In 1935, almost immediately after its inception, the training arm of the Luftwaffe’s Musikkorps was keen to announce its arrival on the military music scene, and introduced a very distinctive style of symphonic brass music to emphasise this newest, youngest and most special arm of the Wehrmacht and the newly-appointed Luftwaffenmusikinspizient (Director of Music) Professor Hans Felix Husadel was to be its driving force and a very great musical reformer & German air force ‘musical visionary’.
In 1935 it was Husadel who introduced the saxophone to the Luftwaffe’s musical inventory, breaking a long-held boycott of this, supposedly, ‘Negro instrument’, along with the full range of clarinets, bass trumpet & alto-slide trombone; in addition, the much-beloved traditional rotary valves were replaced on the bass trumpet by pump valves!
Prof. Husadel also ordered the openings of the higher-pitched instruments be narrowed so as to gain a greater sharpness & clarity of sound. He also engaged composers to write specifically for the new arm, including Erwin Dressel & Bruno Stein, who developed a modern style of military band music more akin to the British & American ‘Sousa’ than the traditional Prusso-German marches.
With an on-going lack of written scores being reported as ‘a serious shortcoming in the field of brass music’ in the 1938/39 annual report of the Reichsverband für Volksmusik (National Folk Music Association), Prof. Husadel introduced his own compositions (including Fliegerfanfare and the marches Geschwader Horst Wessel and Kampfgeschwader Richthofen.) He also introduced the new silver-plated look of the instruments to replace the standard army and navy brass finishes, thereby ensuring that a modern look and sound for the Luftwaffe’s military bands was guaranteed and this success was fundamental in promoting a real feeling of elitism and pride in the newest military arm of the Third Reich.
All Luftwaffe regiments and squadron wings ( Geschwader) paraded both a Musikkorps and a fife & drum Spielleute and regimental battalions only operated a band when stationed in garrison towns, and then only a small band, to ensure compliance with the regulations that each garrison was to be musically represented to some degree. All Luftwaffen-Musikkorps and Spielleute came under the command of the unit’s regimental headquarters and differed in size and instrumentation, depending on their intended role.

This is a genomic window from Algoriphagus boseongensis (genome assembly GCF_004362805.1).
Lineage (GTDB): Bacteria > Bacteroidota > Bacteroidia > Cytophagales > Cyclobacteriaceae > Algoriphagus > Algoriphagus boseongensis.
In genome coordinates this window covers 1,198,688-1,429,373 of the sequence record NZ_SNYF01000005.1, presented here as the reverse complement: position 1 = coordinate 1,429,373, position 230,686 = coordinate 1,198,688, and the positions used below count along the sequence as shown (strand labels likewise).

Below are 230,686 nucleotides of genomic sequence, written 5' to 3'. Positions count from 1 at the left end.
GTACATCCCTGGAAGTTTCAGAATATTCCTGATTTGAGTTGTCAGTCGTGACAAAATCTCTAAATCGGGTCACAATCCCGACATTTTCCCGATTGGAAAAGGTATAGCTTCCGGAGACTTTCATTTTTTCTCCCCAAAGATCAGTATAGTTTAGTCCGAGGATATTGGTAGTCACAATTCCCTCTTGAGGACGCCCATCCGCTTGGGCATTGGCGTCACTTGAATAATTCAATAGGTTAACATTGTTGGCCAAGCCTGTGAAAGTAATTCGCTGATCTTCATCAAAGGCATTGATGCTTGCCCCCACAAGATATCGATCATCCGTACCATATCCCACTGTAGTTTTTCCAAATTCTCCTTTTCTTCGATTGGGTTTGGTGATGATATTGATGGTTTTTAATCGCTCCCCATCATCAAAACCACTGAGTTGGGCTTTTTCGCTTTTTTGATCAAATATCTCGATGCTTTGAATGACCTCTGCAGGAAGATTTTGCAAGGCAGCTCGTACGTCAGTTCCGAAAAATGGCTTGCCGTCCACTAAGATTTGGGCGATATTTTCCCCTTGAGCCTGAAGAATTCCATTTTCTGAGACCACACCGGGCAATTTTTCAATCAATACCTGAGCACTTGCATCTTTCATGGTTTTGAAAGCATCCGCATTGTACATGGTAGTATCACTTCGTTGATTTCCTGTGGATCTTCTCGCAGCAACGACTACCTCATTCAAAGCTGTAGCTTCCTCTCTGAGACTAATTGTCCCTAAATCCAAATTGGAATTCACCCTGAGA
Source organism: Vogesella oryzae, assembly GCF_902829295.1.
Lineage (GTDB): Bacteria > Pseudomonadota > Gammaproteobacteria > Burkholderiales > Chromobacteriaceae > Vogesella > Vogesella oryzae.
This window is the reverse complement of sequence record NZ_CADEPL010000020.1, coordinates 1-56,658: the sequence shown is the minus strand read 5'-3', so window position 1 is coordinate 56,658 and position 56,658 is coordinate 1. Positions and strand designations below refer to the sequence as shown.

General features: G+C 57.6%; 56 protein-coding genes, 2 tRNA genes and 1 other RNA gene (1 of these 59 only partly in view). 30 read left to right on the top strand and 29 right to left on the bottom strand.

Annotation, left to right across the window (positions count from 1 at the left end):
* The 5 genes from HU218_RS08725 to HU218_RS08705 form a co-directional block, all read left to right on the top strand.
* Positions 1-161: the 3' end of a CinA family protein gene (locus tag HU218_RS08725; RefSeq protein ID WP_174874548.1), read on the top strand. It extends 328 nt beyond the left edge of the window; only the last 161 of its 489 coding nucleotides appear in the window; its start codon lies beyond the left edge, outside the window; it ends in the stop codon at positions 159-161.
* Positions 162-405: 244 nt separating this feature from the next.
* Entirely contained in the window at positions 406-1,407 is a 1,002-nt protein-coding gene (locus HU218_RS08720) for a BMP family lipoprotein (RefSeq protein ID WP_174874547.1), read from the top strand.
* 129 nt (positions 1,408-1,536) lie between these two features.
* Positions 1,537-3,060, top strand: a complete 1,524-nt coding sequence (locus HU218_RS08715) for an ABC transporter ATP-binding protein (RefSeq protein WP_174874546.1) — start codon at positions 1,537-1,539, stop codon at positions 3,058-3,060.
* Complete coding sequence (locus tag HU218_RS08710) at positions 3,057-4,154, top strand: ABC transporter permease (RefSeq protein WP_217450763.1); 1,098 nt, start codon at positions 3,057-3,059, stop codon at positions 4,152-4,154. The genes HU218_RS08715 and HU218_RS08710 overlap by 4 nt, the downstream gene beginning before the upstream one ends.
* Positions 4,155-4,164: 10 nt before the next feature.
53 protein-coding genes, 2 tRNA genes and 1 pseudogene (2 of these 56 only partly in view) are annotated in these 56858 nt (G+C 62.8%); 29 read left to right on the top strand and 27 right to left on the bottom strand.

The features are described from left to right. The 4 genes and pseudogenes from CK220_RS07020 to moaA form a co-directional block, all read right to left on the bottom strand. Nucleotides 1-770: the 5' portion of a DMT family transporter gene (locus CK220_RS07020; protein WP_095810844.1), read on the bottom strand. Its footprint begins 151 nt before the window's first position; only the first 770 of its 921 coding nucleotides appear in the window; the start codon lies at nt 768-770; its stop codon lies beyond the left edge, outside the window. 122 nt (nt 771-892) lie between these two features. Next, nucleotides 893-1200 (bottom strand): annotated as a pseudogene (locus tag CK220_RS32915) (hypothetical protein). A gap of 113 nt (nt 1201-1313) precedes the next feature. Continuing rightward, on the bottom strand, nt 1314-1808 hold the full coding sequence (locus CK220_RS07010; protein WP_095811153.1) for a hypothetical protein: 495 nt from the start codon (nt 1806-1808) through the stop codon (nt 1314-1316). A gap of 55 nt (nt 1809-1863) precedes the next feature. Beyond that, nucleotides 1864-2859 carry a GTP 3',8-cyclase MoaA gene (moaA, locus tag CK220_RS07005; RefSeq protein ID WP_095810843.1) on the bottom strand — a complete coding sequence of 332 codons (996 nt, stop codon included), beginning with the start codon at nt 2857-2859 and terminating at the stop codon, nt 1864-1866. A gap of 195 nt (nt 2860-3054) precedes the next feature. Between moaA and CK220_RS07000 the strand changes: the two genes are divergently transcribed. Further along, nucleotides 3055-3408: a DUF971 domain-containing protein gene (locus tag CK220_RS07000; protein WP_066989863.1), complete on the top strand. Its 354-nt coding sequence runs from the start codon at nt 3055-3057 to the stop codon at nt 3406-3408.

The Musikkorps of the elite General Göring Regiment was the largest of the German Air Force bands which, by the outbreak of war in 1939, comprised some 60 NCOs and airmen, assisted by a very large Spielmannszug comprising 48 NCOs and airmen. Next in terms of manpower was the Staff Band of the Reichs Air Ministry (Stabsmusikkorps des Reichsluftministeriums), with a Musikkorps of 54 NCOs & airmen and a Spielmannszug 16 strong.
The standard Luftwaffenmusikkorps, however, was composed of 40 musicians with an attached fife & drum corps of 16, whilst small garrison bands (including flak battalions, air signal battalions and headquarter bases, or Fliegerhorst Kommandanturen) were 30 musicians strong with a Spielmannszug of 12 NCOs and airmen.
As the Wehrmacht rapidly increased after mobilisation, not all Musikkorps were able to field full strength bands and in some instances, where a Luftwaffe officer was unable to lead as Musikmeister, senior NCOs took over the role in the designation as Korpsführer.
It was common for military musicians to transfer between branches of service as shortages of specialist musicians, (or advertised vacancies), became evident and so army musicians were often drafted into the Luftwaffe and vice-versa.
As a part of Prof. Husadel’s modernising programme, Hitler’s new arm were most keen to take full advantage of the great advancements taking place within the Third Reich recording industry. Thus the Luftwaffe were amongst the most prolific of the Wehrmacht’s Musikkorps to record on schellack 78rpm and can be spotted on more record labels than perhaps any other, especially Musikkorps der Fliegerhorst Kommandantur Berlin-Staaken, Musikkorps der Flak-Artillerie and of course Musikkorps des Regts.General Göring… all of which elite bands feature on Tomahawk Films’ stunning 14 track CD: Musik der Luftwaffe…
Copyright @ Brian Matthews 2013